Antibiotic resistance patterns and genetic relatedness of Enterococcus faecalis and E. faecium isolated from military working dogs in Korea
Kiman Bang1,†, Jae-Uk An1,†, Woohyun Kim1, Hee-Jin Dong1, Junhyung Kim1, Seongbeom Cho1,*
1BK21 PLUS Program for Creative Veterinary Science Research, College of Veterinary Medicine and Research Institute for Veterinary Science, Seoul National University, Seoul 08826, Korea
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The first two authors contributed equally to this work.
Received: January 19, 2016; Revised: June 14, 2016; Accepted: August 4, 2016; Published online: September 1, 2016.
Enterococcus spp. are normally present in the gastrointestinal tracts of animals and humans, but can cause opportunistic infections that can be transmitted to other animals or humans with integrated antibiotic resistance. To investigate whether this is a potential risk in military working dogs (MWDs), we analyzed antibiotic resistance patterns and genetic relatedness of Enterococcus spp. Isolated from fecal samples of MWDs of four different age groups. The isolation rates of Enterococcus spp., and specifically of E. faecalis and E. faecium, were 87.7% (57/65), 59.6% (34/57), and 56.1% (32/57), respectively, as determined by bacterial culture and multiplex PCR. The isolation rate of E. faecalis gradually decreased with age (puppy, 100%; adolescent, 91.7%; adult, 36.4%; and senior, 14.3%). Rates of resistance to the antibiotics ciprofloxacin, gentamycin, streptomycin, sulfamethoxazole/trimethoprim, imipenem, and kanamycin among Enterococcus spp. increased in adolescents and adults and decreased in senior dogs, with some isolates showing three different antibiotic resistance patterns. We also found indistinguishable PFGE patterns between different age groups. These results suggest that Enterococcus is horizontally transferred, irrespective of age. As such, surveillance studies should be periodically carried out to monitor changes in antibiotic resistance that may necessitate modification of antibiotic regimens to manage antibiotic resistance transmission.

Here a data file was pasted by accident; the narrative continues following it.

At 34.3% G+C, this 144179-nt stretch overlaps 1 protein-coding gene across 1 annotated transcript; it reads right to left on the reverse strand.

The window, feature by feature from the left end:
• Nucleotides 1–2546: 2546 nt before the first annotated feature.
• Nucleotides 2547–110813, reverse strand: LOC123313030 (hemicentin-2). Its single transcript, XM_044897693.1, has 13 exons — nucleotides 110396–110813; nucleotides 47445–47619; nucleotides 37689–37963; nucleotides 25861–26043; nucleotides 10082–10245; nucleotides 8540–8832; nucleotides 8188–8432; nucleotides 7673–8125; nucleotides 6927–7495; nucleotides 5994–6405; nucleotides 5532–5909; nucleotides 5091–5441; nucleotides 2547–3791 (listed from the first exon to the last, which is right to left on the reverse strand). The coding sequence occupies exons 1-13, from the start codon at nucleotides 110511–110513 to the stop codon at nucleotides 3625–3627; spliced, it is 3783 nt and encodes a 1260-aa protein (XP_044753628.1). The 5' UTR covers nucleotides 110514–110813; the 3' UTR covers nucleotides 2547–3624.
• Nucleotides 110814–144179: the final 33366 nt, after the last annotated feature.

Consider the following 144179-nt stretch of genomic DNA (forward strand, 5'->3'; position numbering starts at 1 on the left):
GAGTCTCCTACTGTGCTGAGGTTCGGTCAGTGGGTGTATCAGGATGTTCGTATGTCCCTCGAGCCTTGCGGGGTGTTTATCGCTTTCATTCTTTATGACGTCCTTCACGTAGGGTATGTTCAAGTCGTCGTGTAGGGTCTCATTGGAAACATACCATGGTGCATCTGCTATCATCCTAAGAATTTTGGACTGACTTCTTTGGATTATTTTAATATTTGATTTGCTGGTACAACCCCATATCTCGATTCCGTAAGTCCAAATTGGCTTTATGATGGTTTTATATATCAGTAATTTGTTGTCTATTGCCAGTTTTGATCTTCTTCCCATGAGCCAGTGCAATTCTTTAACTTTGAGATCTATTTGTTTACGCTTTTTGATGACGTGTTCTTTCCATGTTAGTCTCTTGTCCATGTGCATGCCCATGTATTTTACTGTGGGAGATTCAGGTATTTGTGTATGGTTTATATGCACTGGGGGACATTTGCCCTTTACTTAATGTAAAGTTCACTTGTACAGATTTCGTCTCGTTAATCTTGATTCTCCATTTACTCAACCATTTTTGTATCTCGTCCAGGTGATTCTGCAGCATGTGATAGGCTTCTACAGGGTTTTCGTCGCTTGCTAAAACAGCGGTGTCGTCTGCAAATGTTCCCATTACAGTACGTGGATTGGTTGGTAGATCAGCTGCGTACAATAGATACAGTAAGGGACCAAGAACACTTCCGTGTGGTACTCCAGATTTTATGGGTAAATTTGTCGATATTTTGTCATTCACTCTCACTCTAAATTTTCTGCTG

Keywords: Enterococcus faecalis, Enterococcus faecium, PFGE, antibiotic resistance, large-breed dog

© 2016 The Korean Society of Veterinary Science.